Are kitchen islands going out of style? 5 reasons that prove they are in fact a timeless and practical addition

Kitchen islands have taken a bit of a back burner recently, but does this mean they are no longer a key addition to your design?

Are kitchen islands still on trend?
(Image credit: deVOL/Future)

Kitchen islands used to be a must-have, no kitchen that could fit one in would ever go without. However, in recent years as kitchen trends have shifted towards creating softer, less kitcheny kitchens, the island seems to be less at the forefront of kitchen design. Are they falling out of style? Or are they still a classic and very practical addition? 

Designing a kitchen island, as with any home project, takes care and precision. From finding the right kitchen island shape to where to position yours, it can seem like a burden that you could do without. But could you, or rather, should you forget about an island altogether? 

We asked designers for their opinions and despite them offering many, brilliant ways to make a kitchen without an island work, they all noted that an island will always be an asset to a kitchen. And if you are in doubt, here are 5 reasons that the kitchen island will always reign supreme.

Surprising benefits of kitchen islands

There is a reason that those without an island are so prompt to find the next best thing, perhaps at a slightly less elevated cost. One of the defining benefits of kitchen islands, as mentioned, is the simple fact that it offers an additional surface area; primed just as well for preparing cookie dough as it is for taking an impromptu work call, or brushing up on our times table.

However, the true purpose of kitchen islands goes above and beyond the obvious. And, although we might like to think we could manage without one, they have the ability to bring so much delight to a household. 

If you have got room for a kitchen island, or do not think you do, but are still on the fence about whether to weave one into your design plans or not, let the experts offer some reassurance. Here are some of the priceless benefits of kitchen islands.

1. They make a house a home

White kitchen with wooden worktops

(Image credit: deVOL)

'Yes, we need them, and they are useful,' exclaims Joey Conicella, President of SOCO Interiors. 'Islands are often the hub of the home – kids doing homework, working from home and a casual meal spot.' Proving how just about everyone in the household, not to mention guests, will take joy in gathering around and using this specific kitchen space.

'If you like to cook or bake, they offer an ideal work surface for food prep. If you like to entertain, a kitchen island is the perfect place to put out your cheese board and congregate.'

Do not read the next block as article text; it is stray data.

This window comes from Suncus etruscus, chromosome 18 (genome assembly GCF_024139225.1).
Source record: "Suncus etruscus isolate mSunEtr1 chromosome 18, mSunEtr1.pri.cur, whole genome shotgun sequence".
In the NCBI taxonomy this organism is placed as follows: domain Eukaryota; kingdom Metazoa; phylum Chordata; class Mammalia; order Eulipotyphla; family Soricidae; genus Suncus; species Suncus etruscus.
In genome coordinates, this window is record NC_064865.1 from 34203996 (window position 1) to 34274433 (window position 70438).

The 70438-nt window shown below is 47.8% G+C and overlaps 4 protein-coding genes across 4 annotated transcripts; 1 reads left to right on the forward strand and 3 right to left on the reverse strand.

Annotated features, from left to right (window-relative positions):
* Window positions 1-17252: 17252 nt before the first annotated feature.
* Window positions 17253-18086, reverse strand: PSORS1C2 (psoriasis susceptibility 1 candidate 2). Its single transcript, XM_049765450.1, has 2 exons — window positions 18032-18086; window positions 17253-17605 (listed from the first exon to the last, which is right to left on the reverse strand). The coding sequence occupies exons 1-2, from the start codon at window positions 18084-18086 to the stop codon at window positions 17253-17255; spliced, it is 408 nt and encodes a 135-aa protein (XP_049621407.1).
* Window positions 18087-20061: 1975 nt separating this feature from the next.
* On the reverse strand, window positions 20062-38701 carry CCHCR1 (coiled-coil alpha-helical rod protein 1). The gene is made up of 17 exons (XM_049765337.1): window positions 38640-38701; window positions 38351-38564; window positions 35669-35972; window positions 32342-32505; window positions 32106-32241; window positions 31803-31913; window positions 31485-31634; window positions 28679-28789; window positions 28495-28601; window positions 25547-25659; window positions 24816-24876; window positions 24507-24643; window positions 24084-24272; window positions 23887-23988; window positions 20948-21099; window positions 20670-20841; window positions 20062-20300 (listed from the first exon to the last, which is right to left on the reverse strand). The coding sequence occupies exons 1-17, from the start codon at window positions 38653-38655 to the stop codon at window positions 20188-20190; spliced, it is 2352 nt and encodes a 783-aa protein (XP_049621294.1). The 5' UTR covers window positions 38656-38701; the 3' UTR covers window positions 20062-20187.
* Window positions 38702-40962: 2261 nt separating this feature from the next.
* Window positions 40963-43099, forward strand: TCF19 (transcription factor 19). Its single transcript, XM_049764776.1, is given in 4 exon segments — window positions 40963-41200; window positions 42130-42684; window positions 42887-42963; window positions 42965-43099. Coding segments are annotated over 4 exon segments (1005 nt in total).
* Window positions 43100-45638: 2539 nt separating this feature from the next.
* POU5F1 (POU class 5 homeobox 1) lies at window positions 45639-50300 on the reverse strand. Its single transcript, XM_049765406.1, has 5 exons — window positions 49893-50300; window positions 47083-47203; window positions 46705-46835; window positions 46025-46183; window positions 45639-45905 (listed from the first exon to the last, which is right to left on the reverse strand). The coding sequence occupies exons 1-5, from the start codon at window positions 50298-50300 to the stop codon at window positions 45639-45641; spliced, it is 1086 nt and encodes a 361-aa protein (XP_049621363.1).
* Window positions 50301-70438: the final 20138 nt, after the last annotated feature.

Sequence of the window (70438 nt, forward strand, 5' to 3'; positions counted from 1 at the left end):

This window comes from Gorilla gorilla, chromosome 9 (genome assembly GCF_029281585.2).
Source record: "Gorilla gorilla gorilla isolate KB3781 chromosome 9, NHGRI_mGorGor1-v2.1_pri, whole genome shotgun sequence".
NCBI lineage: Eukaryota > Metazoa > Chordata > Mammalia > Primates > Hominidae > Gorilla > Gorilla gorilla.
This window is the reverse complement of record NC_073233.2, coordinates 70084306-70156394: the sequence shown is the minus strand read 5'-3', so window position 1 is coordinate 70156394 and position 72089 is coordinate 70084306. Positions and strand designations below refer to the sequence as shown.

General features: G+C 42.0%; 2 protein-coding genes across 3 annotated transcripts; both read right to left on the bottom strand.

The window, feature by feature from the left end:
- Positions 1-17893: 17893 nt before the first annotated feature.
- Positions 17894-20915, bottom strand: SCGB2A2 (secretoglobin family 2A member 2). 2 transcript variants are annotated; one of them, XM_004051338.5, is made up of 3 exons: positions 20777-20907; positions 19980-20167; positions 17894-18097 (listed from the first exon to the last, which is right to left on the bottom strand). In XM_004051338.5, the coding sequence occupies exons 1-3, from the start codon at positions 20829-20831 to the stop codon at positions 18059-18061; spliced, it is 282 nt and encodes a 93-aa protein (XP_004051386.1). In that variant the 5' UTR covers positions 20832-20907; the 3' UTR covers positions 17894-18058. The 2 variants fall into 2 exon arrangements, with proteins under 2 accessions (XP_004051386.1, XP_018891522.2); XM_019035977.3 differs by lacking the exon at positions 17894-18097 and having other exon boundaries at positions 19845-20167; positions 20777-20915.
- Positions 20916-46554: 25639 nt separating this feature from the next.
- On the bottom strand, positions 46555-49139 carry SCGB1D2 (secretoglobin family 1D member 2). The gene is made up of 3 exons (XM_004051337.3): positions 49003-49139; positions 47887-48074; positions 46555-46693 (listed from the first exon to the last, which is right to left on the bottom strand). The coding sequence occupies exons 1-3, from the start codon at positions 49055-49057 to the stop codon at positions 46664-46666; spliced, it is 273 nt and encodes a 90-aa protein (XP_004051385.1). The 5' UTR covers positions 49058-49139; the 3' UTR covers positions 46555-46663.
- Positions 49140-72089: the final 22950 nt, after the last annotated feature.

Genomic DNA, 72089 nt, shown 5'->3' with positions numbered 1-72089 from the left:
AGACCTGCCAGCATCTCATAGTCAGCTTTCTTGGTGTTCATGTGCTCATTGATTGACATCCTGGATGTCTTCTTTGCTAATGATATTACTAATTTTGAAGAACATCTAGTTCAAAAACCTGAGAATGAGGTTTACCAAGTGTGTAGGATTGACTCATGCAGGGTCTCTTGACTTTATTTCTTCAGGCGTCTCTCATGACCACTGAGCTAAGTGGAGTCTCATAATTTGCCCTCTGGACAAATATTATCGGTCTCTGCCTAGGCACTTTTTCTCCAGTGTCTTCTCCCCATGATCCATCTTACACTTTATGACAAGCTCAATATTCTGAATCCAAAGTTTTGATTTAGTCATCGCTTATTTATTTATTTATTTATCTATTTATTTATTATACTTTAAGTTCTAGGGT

Joey Conicella, President
Joey Conicella

Joey Conicella is President of Soco Interiors, a high-end, residential interior design firm based in Winter Park, FL. Joey’s career has spanned over two decades, working both in the interior magazine publishing space as well as the design firm side of the industry. Joey pulls inspiration from his favorite places to spend downtime including the coasts of California to the eclectic and electric pulse of Miami. Joey is based in beautiful Maitland, Florida.

2. An island can kindly carve out distinct areas

White Island as part of open plan kitchen and dining space

(Image credit: Bianca Ecklund)

Some prefer kitchen island seating, but forgoing seats around an island may see you unveiling another exciting benefit of kitchen islands. Gillian Gillies of Gillian Gillies Interiors, thinks it is best to keep them a little more pared back to defining different zones in your home far easier.

'I personally prefer kitchen islands without seating and without a sink – unless it’s a small gorgeous bar sink,' says Gillies. 

'They are really useful and sometimes necessary when you have a large space and you want it to provide delineation between the working space and the rest of the home. But I do like to keep them free and clear of people and/or any used and dirty dishes. For me an island is the perfect prep spot and it does keep the cook connected with the rest of the house.'

Gillian Gillies headshot
Gillian Gillies

Since moving to Canada and opening her studio in 2004, Gillian Gillies Interiors has grown to become an award-winning and sought-after interior design firm. Gillian understands the power of creating a home for her clients and she knows that the right home with the correct design selections can greatly improve her client’s quality and outlook on life. She believes in frictionless living, and talks at length with her clients to get to know them and to understand their specific needs, wishes, and desires. Life can come with baggage and Gillian wants to ensure there’s a space for everything whilst also lightening the load we can all carry.

3. Large spaces need them to create the coveted kitchen triangle

White modern kitchen island with wooden bar stools in kitchen with hardwood floors

(Image credit: Bianca Ecklund)

Some spaces will benefit from an island more than others. But if a large and spacious kitchen is without an island, it could be much to its detrminent. 'Not every kitchen is well-suited for an island,' notes Conicella. 'Galley and U-shaped kitchens are notoriously challenging for islands. There’s just not enough space! 

'Larger, L-shaped kitchens or kitchens that allow for cabinets along one wall are better suited for islands. This sort of layout helps create the highly coveted “kitchen triangle” - stove, sink, refrigerator – and allow for easy flow and function.

4. Kitchen island variations have a place in every home

Light gray peninsula in modern kitchen with white chair

(Image credit: Bianca Ecklund)

Though not always the case in the world of interior design, when it comes to kitchen island alternatives for space-starved small kitchens, or awkwardly-shaped designs, you can in fact have your cake and eat it too.